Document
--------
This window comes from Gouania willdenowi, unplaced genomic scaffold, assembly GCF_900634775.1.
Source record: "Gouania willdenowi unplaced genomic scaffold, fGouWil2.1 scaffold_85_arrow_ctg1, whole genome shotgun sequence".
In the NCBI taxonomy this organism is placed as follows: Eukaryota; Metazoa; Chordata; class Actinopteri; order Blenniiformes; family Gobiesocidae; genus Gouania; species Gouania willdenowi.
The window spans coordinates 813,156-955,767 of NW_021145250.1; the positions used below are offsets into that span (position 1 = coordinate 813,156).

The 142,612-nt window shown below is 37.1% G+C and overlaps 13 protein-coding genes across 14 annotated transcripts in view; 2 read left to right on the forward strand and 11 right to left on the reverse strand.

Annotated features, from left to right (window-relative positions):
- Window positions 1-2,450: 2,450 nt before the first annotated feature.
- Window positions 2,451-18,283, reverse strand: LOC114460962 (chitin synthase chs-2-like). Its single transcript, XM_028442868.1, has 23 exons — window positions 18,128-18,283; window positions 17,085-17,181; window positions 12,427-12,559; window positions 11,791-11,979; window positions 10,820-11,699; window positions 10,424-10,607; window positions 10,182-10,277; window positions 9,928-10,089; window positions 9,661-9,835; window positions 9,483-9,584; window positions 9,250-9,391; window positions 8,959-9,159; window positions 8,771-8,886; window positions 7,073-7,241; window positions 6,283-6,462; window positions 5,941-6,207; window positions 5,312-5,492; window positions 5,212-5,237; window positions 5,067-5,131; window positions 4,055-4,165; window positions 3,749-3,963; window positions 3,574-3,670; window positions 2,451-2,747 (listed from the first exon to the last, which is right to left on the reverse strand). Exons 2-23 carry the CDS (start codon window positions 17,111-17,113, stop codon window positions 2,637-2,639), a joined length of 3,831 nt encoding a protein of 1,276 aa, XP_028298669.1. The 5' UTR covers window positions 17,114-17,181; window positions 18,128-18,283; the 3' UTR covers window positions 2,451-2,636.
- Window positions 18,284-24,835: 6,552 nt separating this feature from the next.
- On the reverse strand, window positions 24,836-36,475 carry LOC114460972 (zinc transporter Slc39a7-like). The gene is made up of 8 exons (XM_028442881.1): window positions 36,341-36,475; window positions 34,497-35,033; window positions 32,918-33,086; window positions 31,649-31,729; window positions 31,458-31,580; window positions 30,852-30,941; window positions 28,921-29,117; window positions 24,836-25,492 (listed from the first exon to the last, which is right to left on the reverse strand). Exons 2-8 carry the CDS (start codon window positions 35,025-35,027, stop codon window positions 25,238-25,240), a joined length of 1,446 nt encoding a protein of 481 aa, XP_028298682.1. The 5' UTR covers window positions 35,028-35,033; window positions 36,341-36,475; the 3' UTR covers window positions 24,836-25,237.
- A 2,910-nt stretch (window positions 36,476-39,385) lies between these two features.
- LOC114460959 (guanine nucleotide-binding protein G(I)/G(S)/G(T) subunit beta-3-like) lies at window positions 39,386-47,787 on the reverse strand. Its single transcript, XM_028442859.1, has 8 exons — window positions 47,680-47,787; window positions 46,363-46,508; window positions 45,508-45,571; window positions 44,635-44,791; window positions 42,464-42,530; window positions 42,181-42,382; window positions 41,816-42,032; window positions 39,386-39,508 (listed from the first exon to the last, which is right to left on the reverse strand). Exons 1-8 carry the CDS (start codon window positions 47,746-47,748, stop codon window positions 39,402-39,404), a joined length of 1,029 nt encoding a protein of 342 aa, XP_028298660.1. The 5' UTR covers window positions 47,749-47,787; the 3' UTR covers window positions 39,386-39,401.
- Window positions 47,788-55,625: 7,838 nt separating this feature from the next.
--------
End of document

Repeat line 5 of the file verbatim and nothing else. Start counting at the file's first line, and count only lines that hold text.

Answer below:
The 142,612-nt window shown below is 37.1% G+C and overlaps 13 protein-coding genes across 14 annotated transcripts in view; 2 read left to right on the forward strand and 11 right to left on the reverse strand.